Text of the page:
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Wednesday, 6 June 2012

What I'm saying is...


Have you noticed that in every conversation today someone adds 'What I'm saying is..' as if you didn't understand the first time? As if using different words might actually help to convey the same message?  But even that doesn't annoy me as much as the plight of poor little 'yes' which has been replaced by 'absolutely.'  My dictionary definition of absolutely is 'completely, utterly, perfect.'

And then there's 'iconic.' I heard the word so many times during jubilee weekend that I ended up yelling  at the commentator to stop. Five minutes later he admitted:  'We do keep saying iconic a lot today, don't we? We really must think of another word.'  You  just couldn't make it up. ( And that's another hackneyed phrase.)

So why, when there are171,476 - and counting - words in the Oxford English Dictionary (see below,) do we resort to the same ones over and over again? I'm not going to go on about kids  saying 'and stuff' all the time because each new generation inevitably creates  its own language. It makes them unique.

The only difference today is that 'text speak' (of which I, too, am guilty when texting) has now become formal language for some who may never actually learn how to spell.  So what, you might say.  Languages evolve.  Accents change.  Even the Queen has toned down her 'posh' vowels of the early years of her reign.

Several years ago I bought a hilarious (or should that be an hilarious) book called The Queen's English subtitled (High taw tawk prawpah-leah) by Dorgan Rushton (Pelham Books, London.)  My daughters used to read it out loud until we all howled with laughter.  For example 'Aim hevving rid Waynne' means I'm having red wine' and 'Laugh-lear sah-vis, Veekah' means - well - imagine you've just come out of church!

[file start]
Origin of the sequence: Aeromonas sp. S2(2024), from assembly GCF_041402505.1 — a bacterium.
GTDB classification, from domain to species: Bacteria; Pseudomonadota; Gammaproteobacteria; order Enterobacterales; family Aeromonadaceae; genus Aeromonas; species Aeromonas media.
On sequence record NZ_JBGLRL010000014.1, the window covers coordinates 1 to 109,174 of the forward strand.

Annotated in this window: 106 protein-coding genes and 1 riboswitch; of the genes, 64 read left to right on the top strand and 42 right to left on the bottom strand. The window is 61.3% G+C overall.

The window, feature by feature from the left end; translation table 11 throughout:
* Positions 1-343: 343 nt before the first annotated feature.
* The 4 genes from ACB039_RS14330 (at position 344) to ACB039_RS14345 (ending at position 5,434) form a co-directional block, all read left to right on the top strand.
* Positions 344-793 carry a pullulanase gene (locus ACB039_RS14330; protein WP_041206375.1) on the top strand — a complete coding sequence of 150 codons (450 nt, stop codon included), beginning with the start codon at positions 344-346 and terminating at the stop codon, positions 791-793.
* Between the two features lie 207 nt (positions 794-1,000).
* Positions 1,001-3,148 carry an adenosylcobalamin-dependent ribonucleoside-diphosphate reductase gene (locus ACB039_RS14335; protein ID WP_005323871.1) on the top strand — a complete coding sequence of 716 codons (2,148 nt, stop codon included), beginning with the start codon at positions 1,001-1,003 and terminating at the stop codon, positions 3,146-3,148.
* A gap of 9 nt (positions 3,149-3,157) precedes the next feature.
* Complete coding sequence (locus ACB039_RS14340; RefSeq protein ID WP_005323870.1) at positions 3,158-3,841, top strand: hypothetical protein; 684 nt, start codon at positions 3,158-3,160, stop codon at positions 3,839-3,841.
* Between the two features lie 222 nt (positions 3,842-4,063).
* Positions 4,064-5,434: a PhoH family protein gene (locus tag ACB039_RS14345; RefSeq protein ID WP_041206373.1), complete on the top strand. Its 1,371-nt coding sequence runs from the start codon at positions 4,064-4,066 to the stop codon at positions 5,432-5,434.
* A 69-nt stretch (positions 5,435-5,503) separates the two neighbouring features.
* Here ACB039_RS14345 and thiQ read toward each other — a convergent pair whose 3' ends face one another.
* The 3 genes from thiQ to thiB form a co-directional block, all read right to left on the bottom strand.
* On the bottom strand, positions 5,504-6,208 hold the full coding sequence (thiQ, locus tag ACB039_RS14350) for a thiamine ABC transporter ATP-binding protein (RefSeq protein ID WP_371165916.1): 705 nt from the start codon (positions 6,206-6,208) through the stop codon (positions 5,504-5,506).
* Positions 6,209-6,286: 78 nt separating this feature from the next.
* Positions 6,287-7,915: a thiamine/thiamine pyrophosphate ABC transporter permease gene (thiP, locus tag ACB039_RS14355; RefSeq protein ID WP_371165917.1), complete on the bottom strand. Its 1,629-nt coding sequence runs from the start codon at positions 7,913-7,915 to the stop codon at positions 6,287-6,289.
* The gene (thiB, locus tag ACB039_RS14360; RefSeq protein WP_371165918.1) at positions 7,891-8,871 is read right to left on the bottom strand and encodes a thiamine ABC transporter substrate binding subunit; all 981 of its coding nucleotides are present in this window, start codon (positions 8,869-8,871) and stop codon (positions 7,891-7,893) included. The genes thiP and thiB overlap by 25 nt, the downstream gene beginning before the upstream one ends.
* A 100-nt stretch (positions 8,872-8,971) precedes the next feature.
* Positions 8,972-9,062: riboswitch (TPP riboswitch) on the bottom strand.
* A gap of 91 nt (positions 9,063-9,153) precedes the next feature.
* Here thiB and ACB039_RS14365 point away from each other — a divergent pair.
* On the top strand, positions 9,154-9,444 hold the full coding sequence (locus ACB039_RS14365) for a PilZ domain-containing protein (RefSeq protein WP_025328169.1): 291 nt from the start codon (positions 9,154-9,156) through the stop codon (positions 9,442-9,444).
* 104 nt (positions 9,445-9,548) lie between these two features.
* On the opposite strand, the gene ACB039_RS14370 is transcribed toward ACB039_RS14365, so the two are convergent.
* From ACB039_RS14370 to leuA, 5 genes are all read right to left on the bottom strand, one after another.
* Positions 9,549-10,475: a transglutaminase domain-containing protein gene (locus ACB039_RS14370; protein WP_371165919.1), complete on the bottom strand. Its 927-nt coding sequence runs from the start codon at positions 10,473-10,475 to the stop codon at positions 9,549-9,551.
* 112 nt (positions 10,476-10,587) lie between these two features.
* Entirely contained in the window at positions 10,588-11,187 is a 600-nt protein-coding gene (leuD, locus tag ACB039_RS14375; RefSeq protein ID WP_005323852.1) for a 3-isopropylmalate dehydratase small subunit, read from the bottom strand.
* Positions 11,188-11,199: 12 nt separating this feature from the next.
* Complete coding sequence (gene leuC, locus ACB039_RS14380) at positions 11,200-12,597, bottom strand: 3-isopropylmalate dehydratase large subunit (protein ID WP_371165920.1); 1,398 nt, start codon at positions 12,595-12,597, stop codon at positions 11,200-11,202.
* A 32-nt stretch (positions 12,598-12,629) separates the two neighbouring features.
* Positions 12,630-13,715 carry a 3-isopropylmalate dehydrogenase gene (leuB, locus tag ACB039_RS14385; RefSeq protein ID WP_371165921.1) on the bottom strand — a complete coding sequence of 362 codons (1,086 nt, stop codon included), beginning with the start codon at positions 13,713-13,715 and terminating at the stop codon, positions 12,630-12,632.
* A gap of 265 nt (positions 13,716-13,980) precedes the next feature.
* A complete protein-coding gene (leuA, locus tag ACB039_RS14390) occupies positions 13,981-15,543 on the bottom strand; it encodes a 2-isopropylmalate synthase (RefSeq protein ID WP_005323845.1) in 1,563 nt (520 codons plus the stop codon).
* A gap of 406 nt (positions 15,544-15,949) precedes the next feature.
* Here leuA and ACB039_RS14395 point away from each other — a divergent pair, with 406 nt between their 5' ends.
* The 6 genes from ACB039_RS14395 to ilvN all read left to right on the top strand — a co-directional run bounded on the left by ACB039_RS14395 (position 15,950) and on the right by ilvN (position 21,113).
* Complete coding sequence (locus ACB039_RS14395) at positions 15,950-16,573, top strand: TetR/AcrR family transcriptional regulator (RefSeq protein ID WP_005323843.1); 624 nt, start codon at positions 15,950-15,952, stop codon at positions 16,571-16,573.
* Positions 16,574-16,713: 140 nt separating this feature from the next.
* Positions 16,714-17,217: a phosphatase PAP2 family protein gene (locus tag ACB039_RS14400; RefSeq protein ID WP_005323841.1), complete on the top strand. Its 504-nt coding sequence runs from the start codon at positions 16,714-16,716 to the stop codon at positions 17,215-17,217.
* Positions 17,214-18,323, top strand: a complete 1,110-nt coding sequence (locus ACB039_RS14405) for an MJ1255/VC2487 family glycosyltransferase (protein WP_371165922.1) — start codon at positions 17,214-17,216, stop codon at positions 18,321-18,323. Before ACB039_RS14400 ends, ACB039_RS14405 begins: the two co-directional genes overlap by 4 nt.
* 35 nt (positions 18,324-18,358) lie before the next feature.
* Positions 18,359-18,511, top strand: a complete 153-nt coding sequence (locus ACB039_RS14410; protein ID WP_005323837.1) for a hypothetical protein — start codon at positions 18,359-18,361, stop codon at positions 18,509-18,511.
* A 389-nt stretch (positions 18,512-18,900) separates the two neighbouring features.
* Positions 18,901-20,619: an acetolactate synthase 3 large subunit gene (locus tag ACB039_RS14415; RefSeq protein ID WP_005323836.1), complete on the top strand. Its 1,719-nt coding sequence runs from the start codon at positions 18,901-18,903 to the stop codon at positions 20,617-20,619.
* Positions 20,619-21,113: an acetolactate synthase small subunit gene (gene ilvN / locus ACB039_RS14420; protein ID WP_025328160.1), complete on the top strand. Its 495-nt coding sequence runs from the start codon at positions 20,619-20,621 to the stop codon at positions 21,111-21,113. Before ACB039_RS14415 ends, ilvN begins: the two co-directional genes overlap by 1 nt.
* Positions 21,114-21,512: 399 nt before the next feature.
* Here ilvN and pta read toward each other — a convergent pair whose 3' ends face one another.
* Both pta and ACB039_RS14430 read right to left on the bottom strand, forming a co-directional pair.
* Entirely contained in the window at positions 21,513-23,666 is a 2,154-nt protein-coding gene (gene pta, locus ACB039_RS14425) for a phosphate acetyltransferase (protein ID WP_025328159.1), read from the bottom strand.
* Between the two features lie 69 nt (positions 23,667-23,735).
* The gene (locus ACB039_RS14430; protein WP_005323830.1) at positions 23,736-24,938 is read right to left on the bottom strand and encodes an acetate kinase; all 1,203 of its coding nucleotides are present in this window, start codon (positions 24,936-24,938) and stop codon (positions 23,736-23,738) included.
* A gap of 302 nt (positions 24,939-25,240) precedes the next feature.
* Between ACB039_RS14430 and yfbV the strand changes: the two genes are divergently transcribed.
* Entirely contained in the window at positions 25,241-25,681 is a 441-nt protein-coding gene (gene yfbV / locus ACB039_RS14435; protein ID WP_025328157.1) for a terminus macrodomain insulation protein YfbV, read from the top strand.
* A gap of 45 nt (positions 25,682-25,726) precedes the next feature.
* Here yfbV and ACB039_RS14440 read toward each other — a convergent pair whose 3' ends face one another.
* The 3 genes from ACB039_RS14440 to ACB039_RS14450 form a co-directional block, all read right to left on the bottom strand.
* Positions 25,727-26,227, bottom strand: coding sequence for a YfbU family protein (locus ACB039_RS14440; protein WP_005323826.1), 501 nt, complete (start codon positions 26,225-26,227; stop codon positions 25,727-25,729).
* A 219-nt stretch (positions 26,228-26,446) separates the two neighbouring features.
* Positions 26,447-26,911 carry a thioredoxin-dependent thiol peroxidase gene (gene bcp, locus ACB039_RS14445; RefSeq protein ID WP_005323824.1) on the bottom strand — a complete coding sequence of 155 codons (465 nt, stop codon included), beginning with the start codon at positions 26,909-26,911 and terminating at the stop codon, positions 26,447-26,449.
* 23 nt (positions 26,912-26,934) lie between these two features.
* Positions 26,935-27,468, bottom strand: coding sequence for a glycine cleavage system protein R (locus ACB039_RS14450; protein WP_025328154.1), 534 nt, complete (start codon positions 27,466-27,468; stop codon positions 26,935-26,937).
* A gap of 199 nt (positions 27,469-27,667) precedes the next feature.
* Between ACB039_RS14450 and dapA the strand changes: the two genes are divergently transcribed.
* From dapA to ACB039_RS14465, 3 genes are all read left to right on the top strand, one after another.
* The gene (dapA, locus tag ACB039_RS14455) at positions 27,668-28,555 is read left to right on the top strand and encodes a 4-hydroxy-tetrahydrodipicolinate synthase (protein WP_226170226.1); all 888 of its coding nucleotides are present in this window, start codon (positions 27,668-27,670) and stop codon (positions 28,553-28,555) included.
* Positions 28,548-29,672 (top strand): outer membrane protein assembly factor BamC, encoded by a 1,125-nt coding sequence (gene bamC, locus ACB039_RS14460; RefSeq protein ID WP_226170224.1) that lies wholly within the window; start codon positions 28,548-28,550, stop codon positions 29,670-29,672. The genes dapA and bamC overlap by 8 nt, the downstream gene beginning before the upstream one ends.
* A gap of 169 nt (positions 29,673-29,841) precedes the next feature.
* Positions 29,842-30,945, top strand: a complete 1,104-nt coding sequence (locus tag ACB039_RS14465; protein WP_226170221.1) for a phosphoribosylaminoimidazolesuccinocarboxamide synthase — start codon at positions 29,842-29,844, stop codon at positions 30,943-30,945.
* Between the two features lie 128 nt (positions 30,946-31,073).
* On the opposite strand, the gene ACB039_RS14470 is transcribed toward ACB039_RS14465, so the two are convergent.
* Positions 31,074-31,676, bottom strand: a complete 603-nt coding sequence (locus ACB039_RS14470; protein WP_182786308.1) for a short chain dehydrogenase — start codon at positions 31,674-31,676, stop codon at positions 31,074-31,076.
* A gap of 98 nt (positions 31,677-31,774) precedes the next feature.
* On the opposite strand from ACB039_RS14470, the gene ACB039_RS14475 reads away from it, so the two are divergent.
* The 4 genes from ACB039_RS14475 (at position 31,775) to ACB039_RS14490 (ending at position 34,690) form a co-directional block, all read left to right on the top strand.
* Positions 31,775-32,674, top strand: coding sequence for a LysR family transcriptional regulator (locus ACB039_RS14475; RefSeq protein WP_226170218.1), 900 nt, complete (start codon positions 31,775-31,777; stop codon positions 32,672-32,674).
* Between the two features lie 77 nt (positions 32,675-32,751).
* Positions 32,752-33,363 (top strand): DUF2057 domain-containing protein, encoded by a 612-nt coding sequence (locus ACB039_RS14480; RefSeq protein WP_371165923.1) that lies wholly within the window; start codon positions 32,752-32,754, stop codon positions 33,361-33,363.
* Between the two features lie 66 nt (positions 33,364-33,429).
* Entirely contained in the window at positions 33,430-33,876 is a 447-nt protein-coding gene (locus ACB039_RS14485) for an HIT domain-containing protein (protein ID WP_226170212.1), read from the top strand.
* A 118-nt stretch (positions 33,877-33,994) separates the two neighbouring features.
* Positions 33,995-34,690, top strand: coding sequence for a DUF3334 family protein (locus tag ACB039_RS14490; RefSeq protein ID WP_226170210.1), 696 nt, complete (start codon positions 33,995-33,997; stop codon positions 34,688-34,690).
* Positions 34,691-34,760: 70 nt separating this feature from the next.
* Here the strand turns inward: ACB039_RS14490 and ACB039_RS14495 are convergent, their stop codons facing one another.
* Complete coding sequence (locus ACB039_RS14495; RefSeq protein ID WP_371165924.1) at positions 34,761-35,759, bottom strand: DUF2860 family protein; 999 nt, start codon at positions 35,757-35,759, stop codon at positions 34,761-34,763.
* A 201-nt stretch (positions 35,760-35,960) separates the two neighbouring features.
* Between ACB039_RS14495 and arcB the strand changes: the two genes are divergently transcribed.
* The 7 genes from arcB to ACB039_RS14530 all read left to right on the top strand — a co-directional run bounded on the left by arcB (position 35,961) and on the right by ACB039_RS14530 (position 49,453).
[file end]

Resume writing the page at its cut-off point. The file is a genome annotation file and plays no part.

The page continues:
Believe it or not, I do like regional accents,  but I'm not sure why every commentator on every channel has to have one. They should,  at least,  include subtitles.

Meanwhile, at this moment in time, er sorry I mean now, I've got to put on the leccy kettle, make a brew and catch up on the latest new words in my dictionary.

How many words are there in the English language?
There is no single sensible answer to this question. It's impossible to count the number of words in a language, because it's so hard to decide what actually counts as a word. Is dog one word, or two (a noun meaning 'a kind of animal', and a verb meaning 'to follow persistently')? If we count it as two, then do we count inflections separately too (e.g. dogs = plural noun, dogs = present tense of the verb). Is dog-tired a word, or just two other words joined together? Is hot dog really two words, since it might also be written as hot-dog or even hotdog?
The Second Edition of the 20-volume  Oxford English Dictionary contains full entries for 171,476 words in current use, and 47,156 obsolete words. 

I'd better go now - I've got a lot of reading to catch up on....


Elaineyross said...

There's a chap at work that finishes virtually everything he says with with "if that makes sense". How utterly annoying! You can imagine how I'd like to respond but so far I've managed to resist the temptation. Another favourite at work is "and now for the exam question". Really - it feels as thought Tony Blair's spin doctor has been at work, and just look where that that got us all!!!

Guernsey Girl said...

Try adding: 'I don't know to what you are referring...' That should stop them in their tracks...

Lauren Lee said...

I absolutely have to agree with you on this! Seriously though, reading this reminded me of how many replacement / repeated words people actually do use....interesting.